20 Unique ways freelancers can use business cards to find new design clients

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Business cards are important for designers to have. They sum up what services/products you offer and how somebody can contact you on a small piece of paper. However, most designers don’t take advantage of their usefulness. They usually sit at home or in their pocket, never in the hands of somebody else.

Don’t let them go to waste by using these unique ways to distribute your business cards and gain more clients. (If you have any to add, we’d love to hear your ideas!)

1.     Leave a business card on a mirror in a bathroom

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2.     Include your business card with your tip at a restaurant

3.     Have your family and friends carry your business cards on them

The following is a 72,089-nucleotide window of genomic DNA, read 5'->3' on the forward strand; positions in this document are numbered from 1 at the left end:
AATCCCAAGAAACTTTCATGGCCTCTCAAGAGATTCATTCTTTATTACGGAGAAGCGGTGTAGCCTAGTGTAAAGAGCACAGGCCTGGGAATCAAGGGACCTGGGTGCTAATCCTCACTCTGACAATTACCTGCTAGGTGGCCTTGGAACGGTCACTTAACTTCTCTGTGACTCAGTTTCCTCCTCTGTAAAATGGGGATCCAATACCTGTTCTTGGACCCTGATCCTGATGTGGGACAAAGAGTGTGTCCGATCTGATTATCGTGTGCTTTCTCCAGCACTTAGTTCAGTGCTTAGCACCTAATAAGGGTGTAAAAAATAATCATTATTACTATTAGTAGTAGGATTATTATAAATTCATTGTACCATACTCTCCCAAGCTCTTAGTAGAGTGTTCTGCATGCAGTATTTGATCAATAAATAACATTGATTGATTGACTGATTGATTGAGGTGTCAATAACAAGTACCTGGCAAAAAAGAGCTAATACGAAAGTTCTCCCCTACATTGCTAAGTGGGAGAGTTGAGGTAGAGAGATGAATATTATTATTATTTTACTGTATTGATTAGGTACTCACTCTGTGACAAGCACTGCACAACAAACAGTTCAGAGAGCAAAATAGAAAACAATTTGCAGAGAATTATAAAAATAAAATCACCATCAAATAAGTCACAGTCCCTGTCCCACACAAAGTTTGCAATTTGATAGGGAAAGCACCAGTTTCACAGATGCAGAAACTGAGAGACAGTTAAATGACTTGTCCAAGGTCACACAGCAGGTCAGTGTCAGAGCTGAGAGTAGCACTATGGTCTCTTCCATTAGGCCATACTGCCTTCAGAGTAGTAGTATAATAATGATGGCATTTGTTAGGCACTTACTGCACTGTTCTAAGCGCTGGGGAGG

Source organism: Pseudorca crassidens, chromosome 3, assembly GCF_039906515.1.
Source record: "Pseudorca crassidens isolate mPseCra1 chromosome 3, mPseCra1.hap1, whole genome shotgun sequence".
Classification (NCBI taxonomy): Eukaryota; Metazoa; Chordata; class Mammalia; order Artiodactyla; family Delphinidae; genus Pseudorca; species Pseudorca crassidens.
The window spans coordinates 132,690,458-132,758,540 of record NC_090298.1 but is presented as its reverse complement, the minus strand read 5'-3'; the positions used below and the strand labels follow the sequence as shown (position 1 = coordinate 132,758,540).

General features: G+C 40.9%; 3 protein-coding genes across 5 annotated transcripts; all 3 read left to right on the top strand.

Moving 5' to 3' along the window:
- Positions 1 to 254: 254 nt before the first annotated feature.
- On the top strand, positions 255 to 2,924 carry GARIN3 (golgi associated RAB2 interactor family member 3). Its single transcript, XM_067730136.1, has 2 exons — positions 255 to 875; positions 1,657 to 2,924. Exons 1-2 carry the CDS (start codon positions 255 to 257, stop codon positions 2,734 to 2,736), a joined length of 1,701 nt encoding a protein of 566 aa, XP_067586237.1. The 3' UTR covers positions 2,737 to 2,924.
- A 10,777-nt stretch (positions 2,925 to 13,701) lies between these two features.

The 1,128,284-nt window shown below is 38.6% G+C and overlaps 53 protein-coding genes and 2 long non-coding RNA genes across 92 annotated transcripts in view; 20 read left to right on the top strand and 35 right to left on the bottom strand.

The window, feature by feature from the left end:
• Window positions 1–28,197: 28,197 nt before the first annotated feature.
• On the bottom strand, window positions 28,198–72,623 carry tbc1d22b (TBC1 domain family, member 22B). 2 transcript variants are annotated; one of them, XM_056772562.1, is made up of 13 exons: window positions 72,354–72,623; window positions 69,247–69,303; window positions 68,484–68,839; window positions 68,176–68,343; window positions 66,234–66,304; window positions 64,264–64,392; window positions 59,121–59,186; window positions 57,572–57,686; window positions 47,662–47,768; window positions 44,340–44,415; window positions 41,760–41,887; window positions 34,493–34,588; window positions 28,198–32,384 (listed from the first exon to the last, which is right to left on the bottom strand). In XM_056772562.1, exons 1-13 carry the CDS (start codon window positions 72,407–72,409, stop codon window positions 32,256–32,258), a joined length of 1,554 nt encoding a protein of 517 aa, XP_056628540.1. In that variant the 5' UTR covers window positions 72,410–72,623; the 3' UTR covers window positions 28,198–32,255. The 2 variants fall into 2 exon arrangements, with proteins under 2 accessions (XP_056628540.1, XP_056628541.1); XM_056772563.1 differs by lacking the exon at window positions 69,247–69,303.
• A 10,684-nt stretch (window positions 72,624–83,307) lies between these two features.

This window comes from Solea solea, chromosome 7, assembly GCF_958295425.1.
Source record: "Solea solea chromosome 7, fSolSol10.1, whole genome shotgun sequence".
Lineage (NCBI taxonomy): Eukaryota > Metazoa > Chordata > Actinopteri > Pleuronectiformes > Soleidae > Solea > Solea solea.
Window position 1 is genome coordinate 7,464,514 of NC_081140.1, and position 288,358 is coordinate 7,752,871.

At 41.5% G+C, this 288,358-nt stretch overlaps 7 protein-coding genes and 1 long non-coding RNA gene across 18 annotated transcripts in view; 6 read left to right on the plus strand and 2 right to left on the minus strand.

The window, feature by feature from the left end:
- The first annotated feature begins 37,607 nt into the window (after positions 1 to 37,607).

4.     Put a few business cards on community bulletin boards

5.     Leave your business card in books pertaining to your business

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6.     Have your business card be your email signature

7.     Leave a few business cards on coffee shop tables

8.     Include a business card in everything you mail out

9.     Place your business card in public phone books where your industry is listed

10.  If you travel, leave a business card at the hotel before you leave

11.  Buy a creative business card holder and display them at a local business

12.  Use them as a name tag at social events

13.  Leave a business card in public newspapers

14.  Use your business card as discount or coupon for your service/product

15.  Give extra business cards to your prospective client

16.  Give a business card to your taxi driver

17.  Leave a business card in an interesting place on the bus

18.  Give a business card to each of your professors

19.  Leave a few business cards at a public library

20.  Leave them in the keyboards of computers at a computer store

What other ways do you use your business cards?